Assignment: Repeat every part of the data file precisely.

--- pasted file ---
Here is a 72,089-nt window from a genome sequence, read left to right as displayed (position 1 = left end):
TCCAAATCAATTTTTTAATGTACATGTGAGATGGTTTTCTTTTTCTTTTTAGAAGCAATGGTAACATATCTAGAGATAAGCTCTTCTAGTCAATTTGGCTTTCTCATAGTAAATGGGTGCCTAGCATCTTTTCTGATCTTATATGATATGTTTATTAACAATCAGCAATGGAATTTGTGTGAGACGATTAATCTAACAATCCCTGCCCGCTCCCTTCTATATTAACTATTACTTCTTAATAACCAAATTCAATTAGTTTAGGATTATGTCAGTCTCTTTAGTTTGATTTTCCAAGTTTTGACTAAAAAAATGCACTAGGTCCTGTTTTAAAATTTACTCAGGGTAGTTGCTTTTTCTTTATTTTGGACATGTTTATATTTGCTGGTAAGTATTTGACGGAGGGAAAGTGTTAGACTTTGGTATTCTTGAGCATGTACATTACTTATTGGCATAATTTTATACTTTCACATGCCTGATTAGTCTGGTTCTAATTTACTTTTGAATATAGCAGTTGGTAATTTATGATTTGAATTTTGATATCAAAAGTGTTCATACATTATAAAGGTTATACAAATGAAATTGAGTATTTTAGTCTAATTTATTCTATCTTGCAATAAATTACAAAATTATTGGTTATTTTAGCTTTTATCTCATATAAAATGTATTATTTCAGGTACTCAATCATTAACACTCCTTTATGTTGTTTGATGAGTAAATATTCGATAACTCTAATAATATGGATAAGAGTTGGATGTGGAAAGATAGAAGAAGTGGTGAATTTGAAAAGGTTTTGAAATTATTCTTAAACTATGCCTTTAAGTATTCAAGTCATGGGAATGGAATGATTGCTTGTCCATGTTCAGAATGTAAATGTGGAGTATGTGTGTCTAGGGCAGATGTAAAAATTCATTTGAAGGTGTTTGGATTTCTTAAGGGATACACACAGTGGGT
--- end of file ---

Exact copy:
Here is a 72,089-nt window from a genome sequence, read left to right as displayed (position 1 = left end):
TCCAAATCAATTTTTTAATGTACATGTGAGATGGTTTTCTTTTTCTTTTTAGAAGCAATGGTAACATATCTAGAGATAAGCTCTTCTAGTCAATTTGGCTTTCTCATAGTAAATGGGTGCCTAGCATCTTTTCTGATCTTATATGATATGTTTATTAACAATCAGCAATGGAATTTGTGTGAGACGATTAATCTAACAATCCCTGCCCGCTCCCTTCTATATTAACTATTACTTCTTAATAACCAAATTCAATTAGTTTAGGATTATGTCAGTCTCTTTAGTTTGATTTTCCAAGTTTTGACTAAAAAAATGCACTAGGTCCTGTTTTAAAATTTACTCAGGGTAGTTGCTTTTTCTTTATTTTGGACATGTTTATATTTGCTGGTAAGTATTTGACGGAGGGAAAGTGTTAGACTTTGGTATTCTTGAGCATGTACATTACTTATTGGCATAATTTTATACTTTCACATGCCTGATTAGTCTGGTTCTAATTTACTTTTGAATATAGCAGTTGGTAATTTATGATTTGAATTTTGATATCAAAAGTGTTCATACATTATAAAGGTTATACAAATGAAATTGAGTATTTTAGTCTAATTTATTCTATCTTGCAATAAATTACAAAATTATTGGTTATTTTAGCTTTTATCTCATATAAAATGTATTATTTCAGGTACTCAATCATTAACACTCCTTTATGTTGTTTGATGAGTAAATATTCGATAACTCTAATAATATGGATAAGAGTTGGATGTGGAAAGATAGAAGAAGTGGTGAATTTGAAAAGGTTTTGAAATTATTCTTAAACTATGCCTTTAAGTATTCAAGTCATGGGAATGGAATGATTGCTTGTCCATGTTCAGAATGTAAATGTGGAGTATGTGTGTCTAGGGCAGATGTAAAAATTCATTTGAAGGTGTTTGGATTTCTTAAGGGATACACACAGTGGGT